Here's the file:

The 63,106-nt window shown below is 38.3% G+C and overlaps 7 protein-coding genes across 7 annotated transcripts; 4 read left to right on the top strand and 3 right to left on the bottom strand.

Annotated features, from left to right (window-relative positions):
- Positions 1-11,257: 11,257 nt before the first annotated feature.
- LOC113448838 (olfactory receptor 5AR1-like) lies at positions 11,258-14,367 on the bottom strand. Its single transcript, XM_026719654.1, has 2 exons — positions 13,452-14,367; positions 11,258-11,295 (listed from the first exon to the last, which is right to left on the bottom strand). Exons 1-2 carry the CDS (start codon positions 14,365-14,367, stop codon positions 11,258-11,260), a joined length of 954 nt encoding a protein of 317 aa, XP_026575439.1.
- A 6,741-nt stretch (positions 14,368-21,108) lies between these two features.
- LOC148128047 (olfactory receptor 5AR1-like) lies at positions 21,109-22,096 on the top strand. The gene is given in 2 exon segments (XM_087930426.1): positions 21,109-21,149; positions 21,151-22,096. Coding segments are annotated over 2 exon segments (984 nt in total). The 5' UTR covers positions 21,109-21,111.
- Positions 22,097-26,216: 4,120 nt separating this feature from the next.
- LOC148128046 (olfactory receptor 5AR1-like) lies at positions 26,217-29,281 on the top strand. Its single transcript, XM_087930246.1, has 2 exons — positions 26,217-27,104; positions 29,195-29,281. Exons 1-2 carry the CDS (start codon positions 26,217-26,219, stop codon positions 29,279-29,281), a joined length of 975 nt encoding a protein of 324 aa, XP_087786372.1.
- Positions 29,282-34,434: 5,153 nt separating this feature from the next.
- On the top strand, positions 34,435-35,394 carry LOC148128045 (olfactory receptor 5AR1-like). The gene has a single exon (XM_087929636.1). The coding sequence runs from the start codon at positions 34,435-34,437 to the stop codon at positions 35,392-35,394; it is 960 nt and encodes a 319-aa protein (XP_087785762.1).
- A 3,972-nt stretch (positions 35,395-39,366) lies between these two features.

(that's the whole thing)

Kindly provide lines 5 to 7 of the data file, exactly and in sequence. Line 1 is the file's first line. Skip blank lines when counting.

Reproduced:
- A 6,741-nt stretch (positions 14,368-21,108) lies between these two features.
- LOC148128047 (olfactory receptor 5AR1-like) lies at positions 21,109-22,096 on the top strand. The gene is given in 2 exon segments (XM_087930426.1): positions 21,109-21,149; positions 21,151-22,096. Coding segments are annotated over 2 exon segments (984 nt in total). The 5' UTR covers positions 21,109-21,111.
- Positions 22,097-26,216: 4,120 nt separating this feature from the next.